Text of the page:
China will officially put an end to its “zero-covid” policy by reopening its border with Hong Kong on Sunday, but the consequences of this move could bring the world back to the early pandemic days.
For 1,016 days, China closed off its country to the world and forced its citizens to adhere to a series of mass lockdowns while trying to contain its local Covid situation.
But Sunday marks a new start for the Asian giant and the rest of the world when it fully opens its country. For about three years, China did everything it could to control the spread of the virus in its territory. From here on out, huge consequences would be felt, with The Economist reporting that the world economy would be disrupted again.
Experts anticipate horrific effects of the reopening since SARS-CoV-2 is raging in China and causing quite a spike in cases. Tens of millions of people are reportedly getting infected each day in a country home to a 1.4 billion population.
World leaders have expressed concerns that China could be “under-representing” the severity of the situation. Local hospitals are reportedly overwhelmed by the sudden increase in cases. A data model even suggests that in the coming months, China could record 1.5 million deaths.
The reopening of the border will allow up to 60,000 Hong Kong residents to travel to the mainland. At the same time, China will also drop quarantine requirements for international tourists and scrap several Covid restrictions on airlines imposed at the start of the pandemic, CNN reported.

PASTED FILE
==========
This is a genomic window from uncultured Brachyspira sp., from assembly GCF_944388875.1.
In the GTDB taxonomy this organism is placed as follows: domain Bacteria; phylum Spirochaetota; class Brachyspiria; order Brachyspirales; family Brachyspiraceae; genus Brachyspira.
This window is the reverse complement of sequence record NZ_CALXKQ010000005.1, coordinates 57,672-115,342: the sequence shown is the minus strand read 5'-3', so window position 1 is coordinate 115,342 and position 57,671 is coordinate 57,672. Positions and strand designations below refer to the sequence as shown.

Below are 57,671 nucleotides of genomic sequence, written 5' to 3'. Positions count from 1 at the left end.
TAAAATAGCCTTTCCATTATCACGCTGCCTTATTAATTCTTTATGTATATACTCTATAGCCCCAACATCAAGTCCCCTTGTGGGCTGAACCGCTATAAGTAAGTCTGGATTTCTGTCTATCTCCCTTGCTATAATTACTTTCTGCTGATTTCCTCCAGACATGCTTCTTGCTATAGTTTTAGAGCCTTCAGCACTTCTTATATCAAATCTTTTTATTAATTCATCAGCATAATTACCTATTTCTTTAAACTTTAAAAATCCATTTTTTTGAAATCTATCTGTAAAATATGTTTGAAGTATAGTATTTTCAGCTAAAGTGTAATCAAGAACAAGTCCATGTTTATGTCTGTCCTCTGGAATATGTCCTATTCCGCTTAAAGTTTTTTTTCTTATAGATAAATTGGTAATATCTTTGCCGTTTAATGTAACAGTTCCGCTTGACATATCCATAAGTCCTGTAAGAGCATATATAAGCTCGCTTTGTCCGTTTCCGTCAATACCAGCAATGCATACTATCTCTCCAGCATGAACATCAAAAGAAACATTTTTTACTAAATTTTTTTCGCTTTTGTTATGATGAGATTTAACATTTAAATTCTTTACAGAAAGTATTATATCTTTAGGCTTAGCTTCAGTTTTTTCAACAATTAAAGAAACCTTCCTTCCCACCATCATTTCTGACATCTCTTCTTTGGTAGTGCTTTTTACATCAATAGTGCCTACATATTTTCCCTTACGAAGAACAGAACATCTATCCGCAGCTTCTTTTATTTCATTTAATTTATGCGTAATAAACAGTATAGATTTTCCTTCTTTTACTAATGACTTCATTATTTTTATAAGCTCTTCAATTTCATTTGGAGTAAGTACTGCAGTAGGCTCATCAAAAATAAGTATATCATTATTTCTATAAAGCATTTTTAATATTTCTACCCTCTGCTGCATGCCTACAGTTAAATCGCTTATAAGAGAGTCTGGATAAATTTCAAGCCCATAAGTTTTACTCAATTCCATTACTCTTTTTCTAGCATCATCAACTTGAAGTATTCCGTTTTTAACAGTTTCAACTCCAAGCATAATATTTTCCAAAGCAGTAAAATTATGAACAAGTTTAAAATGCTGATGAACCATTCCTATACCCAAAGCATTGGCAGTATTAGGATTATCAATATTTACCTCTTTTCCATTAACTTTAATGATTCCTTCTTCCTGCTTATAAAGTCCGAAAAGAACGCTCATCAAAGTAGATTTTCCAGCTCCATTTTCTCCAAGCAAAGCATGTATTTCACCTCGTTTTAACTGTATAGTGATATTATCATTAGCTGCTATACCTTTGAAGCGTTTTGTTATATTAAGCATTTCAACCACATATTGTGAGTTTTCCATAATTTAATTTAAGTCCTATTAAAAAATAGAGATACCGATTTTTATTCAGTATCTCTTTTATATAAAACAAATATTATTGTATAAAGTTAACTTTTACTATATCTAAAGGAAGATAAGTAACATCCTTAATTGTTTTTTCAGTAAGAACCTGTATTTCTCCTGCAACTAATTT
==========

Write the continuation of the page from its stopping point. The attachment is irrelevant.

A disruption in the world economy similar to the early days of the pandemic is anticipated. But this will be mostly benign. Overseas entrepreneurs and experts look forward to the massive export opportunities this will bring them. The costs of manufactured items and machinery would also be reduced, but there will be more competition for the strained energy resources, according to The Business Standard.
In the long run, China’s reopening would benefit the world economy. However, the fact remains that there is fear of another wave of transmissions in many places. International health authorities worry that new SARS-CoV-2 variants could come from the country. But China is also on alert for new strains coming to its premises amid the reopening of its borders.
China has been recording numerous new cases regularly since late last year. However, it has yet to report any domestic transmission of XBB.1.5 — the Omicron subvariant that is now the dominant strain in the United States, as per The Straits Times.
On Thursday, Greece, Germany and Sweden joined the growing list of countries demanding Covid testing for travelers from China. Meanwhile, the United Kingdom announced that it would not force plane passengers from China to take Covid tests and self-isolate when they reach Heathrow airport.